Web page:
A few months ago I wrote about the success that some contact centers are having with unifying multiple applications into one space. In that instance, the organization made a big move to Salesforce.com and condensed more than a dozen systems into one. The gains they made in efficiency and contact resolution in the contact center were significant.
Unfortunately those types of gains end up out of the reach of many organizations. There are a few reasons for this:
- Cost: It may be simply too expensive to undertake migrating several systems into one. I’m not suggesting that it may not be worth the cost, but that the organization simply cannot undertake the cost for financial reasons.
- Function: There are some cases where it may not make sense to unify systems. An example of this could be an inventory and shipping system: while it makes sense to integrate data between the CRM and the Inventory Control System, those two systems are quite different functionally and often the organization doesn’t choose the system (or cannot influence that choice).
- Application: Some app’s don’t play well with others. Increasingly everything is going to the browser. Consulting shops have been doing business converting old legacy apps or at least fronting those app’s with a .NET front end that runs in the browser. But there remain plenty of cases where two applications that run in the browser don’t run well together in the same browser for a variety of reasons.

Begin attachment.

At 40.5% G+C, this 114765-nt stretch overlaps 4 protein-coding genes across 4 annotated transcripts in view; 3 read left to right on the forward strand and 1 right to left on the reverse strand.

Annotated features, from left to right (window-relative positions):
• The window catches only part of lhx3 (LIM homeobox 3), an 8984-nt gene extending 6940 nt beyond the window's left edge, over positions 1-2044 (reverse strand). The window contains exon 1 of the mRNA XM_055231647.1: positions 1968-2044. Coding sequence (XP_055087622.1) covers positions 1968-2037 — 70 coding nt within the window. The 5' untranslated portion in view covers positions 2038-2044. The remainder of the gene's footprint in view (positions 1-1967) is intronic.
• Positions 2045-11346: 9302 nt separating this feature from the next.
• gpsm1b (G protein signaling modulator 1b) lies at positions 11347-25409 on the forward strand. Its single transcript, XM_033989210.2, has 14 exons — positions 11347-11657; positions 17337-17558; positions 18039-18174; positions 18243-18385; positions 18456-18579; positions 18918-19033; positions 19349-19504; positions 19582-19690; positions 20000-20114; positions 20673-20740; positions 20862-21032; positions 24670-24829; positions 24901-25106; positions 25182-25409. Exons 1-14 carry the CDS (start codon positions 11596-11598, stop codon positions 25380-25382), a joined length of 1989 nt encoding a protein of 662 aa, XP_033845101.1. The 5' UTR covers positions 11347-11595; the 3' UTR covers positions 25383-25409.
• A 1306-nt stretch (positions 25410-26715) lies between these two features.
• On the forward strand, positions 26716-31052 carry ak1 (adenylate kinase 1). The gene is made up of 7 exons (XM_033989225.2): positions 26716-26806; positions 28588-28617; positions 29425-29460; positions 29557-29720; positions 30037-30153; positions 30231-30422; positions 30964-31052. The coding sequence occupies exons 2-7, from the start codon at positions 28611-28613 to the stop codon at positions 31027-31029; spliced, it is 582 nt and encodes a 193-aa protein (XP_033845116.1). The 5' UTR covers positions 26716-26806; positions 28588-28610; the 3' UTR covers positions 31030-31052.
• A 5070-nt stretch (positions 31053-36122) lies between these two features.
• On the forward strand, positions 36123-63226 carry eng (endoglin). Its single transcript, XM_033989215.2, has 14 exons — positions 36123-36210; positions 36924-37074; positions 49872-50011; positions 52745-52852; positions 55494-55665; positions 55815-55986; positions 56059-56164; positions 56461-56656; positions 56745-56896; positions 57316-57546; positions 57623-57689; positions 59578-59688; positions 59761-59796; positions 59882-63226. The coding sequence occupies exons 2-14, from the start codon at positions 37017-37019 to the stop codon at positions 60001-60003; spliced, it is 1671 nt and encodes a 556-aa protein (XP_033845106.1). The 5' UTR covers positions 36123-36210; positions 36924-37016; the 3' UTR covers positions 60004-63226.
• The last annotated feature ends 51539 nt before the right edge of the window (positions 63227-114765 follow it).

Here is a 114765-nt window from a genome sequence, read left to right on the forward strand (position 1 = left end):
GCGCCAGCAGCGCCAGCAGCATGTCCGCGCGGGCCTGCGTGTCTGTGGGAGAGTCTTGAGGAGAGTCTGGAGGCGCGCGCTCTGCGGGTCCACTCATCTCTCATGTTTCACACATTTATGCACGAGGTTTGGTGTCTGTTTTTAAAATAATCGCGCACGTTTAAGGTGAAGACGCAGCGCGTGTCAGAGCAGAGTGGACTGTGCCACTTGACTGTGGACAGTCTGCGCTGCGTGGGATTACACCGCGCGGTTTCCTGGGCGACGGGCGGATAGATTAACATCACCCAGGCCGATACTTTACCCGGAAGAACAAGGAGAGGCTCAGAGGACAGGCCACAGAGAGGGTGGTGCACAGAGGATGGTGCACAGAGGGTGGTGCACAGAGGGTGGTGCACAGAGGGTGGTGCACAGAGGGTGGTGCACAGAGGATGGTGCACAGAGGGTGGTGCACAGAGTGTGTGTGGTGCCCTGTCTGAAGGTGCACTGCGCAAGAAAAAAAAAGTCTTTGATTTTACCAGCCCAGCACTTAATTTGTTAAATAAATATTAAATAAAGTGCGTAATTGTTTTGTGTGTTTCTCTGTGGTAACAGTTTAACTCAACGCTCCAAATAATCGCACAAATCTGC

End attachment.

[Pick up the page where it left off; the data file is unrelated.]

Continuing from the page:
What I do see happening with increasing frequency is that contact centers are investing in more and larger monitors, and faster machines so that agents who use multiple applications can have them up and in front of them as they handle calls. Falling prices on larger monitors and faster computers has accelerated this trend.
To top it all off, the ACD client application typically adds yet another open window to the equation. So agents are managing more desktop real estate and toggling between the ACD app, the CRM, the ticket system, inventory system, etc. While I have seen some agents become very skilled at this, those that excel don’t tend to stay agents; they move on or up.
What is needed is an agent client that runs alongside the multiple applications that agents use. This would be my ideal:
- It can run in multiple instances so that the agent has instant access to ACD and call control; all integrated to his/her application interfaces.
- Call control and agent state are synchronized across the instances.
- It’s “aware” of the applications that it’s running with in order to enable screen pops, click to dial, data capture for a quick SMS message or email, etc.
This is the kind of thinking that is guiding a lot of the integration strategy that I drive at inContact.